It is too late to regulate gene editing

The scientific community is shocked and outraged this week over the announcement that a Chinese doctor has gene edited two children to make them more resistant to HIV. Much of the scientific community believes that we are still decades away from being able to safely and accurately edit the genetics of embryos, that there are ethical questions that need to be answered first and that effective international regulations need to be put in place. All of that sounds nice, but it’s too late.

Even if all the ethical questions were answered, and a scientific consensus had been reached, the world is in no mood for international regulation, and has never done a good job of creating and sticking to such agreements. The Paris Climate Accords took 10 years to negotiate, are non-binding and are already in danger of falling apart. The World Trade Organization agreements are violated so frequently that the future of the organization is in doubt. Treaties covering chemical weapons, human rights and nuclear non-proliferation have been routinely violated when they become inconvenient.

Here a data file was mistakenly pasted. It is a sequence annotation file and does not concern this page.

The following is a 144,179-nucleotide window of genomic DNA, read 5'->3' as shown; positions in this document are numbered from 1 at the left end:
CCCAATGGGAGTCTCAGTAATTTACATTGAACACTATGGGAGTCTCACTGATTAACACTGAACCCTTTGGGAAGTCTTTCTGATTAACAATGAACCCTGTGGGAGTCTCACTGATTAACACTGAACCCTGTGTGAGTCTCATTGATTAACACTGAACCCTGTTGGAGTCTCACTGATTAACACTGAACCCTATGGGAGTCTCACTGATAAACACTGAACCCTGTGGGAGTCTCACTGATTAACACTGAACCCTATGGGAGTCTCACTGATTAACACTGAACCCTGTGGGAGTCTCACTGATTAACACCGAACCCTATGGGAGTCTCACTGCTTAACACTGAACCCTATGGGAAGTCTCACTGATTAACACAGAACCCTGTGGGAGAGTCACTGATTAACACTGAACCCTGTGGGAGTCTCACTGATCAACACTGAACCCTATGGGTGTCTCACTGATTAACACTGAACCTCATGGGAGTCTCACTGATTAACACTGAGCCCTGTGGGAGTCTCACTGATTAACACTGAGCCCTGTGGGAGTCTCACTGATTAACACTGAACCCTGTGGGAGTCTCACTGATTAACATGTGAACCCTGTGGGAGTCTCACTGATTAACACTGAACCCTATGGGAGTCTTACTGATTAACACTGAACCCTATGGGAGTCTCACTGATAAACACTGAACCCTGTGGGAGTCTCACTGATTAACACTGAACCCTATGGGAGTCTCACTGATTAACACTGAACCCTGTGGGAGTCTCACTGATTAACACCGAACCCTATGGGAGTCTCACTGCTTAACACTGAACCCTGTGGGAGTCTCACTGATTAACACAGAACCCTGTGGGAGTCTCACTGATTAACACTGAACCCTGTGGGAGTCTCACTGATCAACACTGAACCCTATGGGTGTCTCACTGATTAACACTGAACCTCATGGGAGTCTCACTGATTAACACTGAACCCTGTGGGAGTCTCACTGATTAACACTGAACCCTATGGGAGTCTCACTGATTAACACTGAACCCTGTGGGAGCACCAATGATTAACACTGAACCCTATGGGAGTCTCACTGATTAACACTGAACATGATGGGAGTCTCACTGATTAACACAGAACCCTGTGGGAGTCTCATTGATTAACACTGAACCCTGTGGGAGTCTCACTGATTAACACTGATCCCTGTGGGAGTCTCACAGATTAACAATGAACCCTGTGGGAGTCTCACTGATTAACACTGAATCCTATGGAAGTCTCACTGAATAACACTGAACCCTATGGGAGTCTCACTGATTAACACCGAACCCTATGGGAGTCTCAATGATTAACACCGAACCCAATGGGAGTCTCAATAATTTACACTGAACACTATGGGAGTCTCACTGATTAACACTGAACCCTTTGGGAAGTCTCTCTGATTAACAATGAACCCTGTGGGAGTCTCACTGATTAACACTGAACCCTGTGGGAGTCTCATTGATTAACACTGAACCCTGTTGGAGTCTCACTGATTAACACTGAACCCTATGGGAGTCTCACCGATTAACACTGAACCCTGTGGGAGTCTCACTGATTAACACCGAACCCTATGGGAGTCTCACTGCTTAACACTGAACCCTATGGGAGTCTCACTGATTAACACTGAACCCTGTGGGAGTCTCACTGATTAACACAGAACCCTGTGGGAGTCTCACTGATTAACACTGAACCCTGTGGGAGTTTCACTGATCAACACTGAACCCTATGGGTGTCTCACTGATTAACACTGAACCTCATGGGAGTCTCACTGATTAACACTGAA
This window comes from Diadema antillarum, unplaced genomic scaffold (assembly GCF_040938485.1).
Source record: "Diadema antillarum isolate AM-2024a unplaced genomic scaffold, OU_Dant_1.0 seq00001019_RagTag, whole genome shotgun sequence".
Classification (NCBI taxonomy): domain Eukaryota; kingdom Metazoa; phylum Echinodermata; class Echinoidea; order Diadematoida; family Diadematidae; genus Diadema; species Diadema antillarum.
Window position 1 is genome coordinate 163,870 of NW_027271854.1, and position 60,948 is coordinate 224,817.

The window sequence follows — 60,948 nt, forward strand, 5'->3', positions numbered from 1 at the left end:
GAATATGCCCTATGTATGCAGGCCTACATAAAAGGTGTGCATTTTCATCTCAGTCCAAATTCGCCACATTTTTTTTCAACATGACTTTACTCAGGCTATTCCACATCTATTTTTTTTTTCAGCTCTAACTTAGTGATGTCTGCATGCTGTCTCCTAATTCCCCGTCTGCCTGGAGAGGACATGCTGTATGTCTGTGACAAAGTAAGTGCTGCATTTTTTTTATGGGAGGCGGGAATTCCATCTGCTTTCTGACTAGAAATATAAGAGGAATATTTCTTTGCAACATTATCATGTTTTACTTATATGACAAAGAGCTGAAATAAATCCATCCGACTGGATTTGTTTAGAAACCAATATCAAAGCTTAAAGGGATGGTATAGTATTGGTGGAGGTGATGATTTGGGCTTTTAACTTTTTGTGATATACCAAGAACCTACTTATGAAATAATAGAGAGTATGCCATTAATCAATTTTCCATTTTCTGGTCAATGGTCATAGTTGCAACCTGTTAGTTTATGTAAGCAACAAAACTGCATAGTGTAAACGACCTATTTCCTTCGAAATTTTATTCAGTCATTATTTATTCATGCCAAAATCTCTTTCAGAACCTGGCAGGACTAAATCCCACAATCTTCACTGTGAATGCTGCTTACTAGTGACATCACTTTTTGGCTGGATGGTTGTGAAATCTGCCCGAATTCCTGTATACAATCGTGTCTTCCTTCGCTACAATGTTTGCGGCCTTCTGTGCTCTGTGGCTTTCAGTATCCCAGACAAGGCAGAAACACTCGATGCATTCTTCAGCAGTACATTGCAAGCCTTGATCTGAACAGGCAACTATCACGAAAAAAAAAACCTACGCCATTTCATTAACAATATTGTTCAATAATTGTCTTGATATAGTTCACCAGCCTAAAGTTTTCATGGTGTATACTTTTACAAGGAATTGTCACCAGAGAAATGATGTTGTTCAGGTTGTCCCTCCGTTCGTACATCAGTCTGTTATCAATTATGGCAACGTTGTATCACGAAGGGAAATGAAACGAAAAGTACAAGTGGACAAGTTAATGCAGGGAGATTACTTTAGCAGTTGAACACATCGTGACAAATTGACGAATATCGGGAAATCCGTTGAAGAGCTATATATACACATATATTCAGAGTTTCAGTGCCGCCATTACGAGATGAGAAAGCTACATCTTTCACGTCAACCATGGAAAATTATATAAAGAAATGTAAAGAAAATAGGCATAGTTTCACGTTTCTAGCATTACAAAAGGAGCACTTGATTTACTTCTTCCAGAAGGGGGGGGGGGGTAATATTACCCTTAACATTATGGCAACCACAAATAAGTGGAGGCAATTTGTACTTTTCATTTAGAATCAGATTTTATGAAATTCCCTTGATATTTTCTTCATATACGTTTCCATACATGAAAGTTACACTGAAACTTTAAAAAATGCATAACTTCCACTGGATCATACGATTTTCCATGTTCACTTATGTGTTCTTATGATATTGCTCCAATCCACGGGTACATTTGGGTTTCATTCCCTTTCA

In the case of genetic modification, the scientific community may shun people who “go rouge” but He Jiankui won’t be the last. Whatever their colleagues and peers may think of the practice, scientists will face an incredible demand from consumers, from parents and from governments to try, whether the technology is ready or not and whether the scientific community approves or not many will give in to the pressure and temptation.

It is possible, and even likely, that the technology will be regulated in the United States and Europe but a global set of rules that everyone will abide by is unlikely to happen in the foreseeable future. However, even in an ideal situation, where every government, military, private corporation, and laboratory in the world agrees to a set of rules, and does their best to abide by them without any clandestine work by anyone, you can buy a DIY CRISPR gene editing kit on Amazon for less than $200. Unlike nuclear weapons, for example, just about anyone with the right knowledge could set up a lab in a basement or garage and give gene editing a shot.

Scientists and others are free to have ethical conversations and push for guidelines, but they also need to recognize that the CRISPR genie is out of the bottle and have some conversations about that. What are the possible pitfalls of widespread “rogue” gene editing, how will we spot dangers if they arise and how should we respond when it happens?

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